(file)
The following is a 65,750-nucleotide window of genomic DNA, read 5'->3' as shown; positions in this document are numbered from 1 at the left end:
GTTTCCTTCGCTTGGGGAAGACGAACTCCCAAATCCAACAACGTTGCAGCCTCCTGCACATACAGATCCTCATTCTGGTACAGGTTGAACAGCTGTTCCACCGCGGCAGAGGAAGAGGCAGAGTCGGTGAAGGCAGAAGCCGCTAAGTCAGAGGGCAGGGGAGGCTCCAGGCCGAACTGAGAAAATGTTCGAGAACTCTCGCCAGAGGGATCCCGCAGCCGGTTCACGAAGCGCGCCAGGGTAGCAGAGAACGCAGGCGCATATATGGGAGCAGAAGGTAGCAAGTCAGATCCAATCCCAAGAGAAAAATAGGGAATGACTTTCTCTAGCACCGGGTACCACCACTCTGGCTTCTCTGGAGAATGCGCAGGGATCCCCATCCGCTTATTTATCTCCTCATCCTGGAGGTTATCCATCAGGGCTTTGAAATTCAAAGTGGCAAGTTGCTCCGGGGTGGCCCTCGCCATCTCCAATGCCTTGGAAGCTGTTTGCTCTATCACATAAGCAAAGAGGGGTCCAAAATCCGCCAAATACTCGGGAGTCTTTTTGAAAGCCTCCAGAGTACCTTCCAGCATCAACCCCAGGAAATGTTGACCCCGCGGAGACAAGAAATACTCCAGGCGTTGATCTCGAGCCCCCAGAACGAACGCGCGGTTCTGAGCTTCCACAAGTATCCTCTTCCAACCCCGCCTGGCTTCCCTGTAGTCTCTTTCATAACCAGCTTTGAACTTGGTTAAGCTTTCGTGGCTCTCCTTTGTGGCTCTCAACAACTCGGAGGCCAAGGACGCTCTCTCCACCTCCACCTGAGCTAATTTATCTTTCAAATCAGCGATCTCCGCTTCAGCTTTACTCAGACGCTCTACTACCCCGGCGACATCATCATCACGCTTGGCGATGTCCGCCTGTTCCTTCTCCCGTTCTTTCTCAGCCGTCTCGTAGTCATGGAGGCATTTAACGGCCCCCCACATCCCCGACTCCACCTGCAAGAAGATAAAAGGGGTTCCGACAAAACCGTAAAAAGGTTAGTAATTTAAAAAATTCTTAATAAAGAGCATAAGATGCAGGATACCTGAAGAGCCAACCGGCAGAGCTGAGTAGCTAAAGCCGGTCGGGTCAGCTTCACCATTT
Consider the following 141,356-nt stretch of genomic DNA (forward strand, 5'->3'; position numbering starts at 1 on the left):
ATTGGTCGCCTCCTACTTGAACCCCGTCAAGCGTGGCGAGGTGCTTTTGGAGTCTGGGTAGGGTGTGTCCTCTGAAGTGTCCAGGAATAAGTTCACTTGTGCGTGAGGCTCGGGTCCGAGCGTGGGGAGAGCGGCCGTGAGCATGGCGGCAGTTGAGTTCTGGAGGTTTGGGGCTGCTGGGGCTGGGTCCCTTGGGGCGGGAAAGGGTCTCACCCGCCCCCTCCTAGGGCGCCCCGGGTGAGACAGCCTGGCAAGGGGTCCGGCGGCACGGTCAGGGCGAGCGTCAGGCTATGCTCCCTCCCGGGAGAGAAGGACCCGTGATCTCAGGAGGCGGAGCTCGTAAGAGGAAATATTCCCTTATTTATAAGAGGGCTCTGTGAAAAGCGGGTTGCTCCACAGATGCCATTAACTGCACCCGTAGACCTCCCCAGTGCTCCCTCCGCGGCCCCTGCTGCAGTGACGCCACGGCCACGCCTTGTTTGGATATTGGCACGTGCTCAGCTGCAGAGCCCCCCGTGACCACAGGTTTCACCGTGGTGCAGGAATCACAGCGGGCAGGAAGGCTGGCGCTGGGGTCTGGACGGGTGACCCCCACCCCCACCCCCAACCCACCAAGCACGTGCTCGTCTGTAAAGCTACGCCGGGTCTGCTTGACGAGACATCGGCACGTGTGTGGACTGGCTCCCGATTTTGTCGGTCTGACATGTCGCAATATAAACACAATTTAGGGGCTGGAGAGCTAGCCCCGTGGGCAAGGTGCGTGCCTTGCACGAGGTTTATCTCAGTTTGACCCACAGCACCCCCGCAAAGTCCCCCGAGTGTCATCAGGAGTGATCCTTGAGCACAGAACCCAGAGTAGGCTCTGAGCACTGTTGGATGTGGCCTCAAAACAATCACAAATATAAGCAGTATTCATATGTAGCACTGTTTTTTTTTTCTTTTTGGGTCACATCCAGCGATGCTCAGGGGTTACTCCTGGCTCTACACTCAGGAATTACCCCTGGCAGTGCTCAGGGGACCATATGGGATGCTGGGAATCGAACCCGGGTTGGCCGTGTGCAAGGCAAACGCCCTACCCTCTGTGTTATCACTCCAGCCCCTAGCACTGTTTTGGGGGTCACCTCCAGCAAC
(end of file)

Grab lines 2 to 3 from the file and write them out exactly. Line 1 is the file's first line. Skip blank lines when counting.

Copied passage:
GTTTCCTTCGCTTGGGGAAGACGAACTCCCAAATCCAACAACGTTGCAGCCTCCTGCACATACAGATCCTCATTCTGGTACAGGTTGAACAGCTGTTCCACCGCGGCAGAGGAAGAGGCAGAGTCGGTGAAGGCAGAAGCCGCTAAGTCAGAGGGCAGGGGAGGCTCCAGGCCGAACTGAGAAAATGTTCGAGAACTCTCGCCAGAGGGATCCCGCAGCCGGTTCACGAAGCGCGCCAGGGTAGCAGAGAACGCAGGCGCATATATGGGAGCAGAAGGTAGCAAGTCAGATCCAATCCCAAGAGAAAAATAGGGAATGACTTTCTCTAGCACCGGGTACCACCACTCTGGCTTCTCTGGAGAATGCGCAGGGATCCCCATCCGCTTATTTATCTCCTCATCCTGGAGGTTATCCATCAGGGCTTTGAAATTCAAAGTGGCAAGTTGCTCCGGGGTGGCCCTCGCCATCTCCAATGCCTTGGAAGCTGTTTGCTCTATCACATAAGCAAAGAGGGGTCCAAAATCCGCCAAATACTCGGGAGTCTTTTTGAAAGCCTCCAGAGTACCTTCCAGCATCAACCCCAGGAAATGTTGACCCCGCGGAGACAAGAAATACTCCAGGCGTTGATCTCGAGCCCCCAGAACGAACGCGCGGTTCTGAGCTTCCACAAGTATCCTCTTCCAACCCCGCCTGGCTTCCCTGTAGTCTCTTTCATAACCAGCTTTGAACTTGGTTAAGCTTTCGTGGCTCTCCTTTGTGGCTCTCAACAACTCGGAGGCCAAGGACGCTCTCTCCACCTCCACCTGAGCTAATTTATCTTTCAAATCAGCGATCTCCGCTTCAGCTTTACTCAGACGCTCTACTACCCCGGCGACATCATCATCACGCTTGGCGATGTCCGCCTGTTCCTTCTCCCGTTCTTTCTCAGCCGTCTCGTAGTCATGGAGGCATTTAACGGCCCCCCACATCCCCGACTCCACCTGCAAGAAGATAAAAGGGGTTCCGACAAAACCGTAAAAAGGTTAGTAATTTAAAAAATTCTTAATAAAGAGCATAAGATGCAGGATACCTGAAGAGCCAACCGGCAGAGCTGAGTAGCTAAAGCCGGTCGGGTCAGCTTCACCATTT
Consider the following 141,356-nt stretch of genomic DNA (forward strand, 5'->3'; position numbering starts at 1 on the left):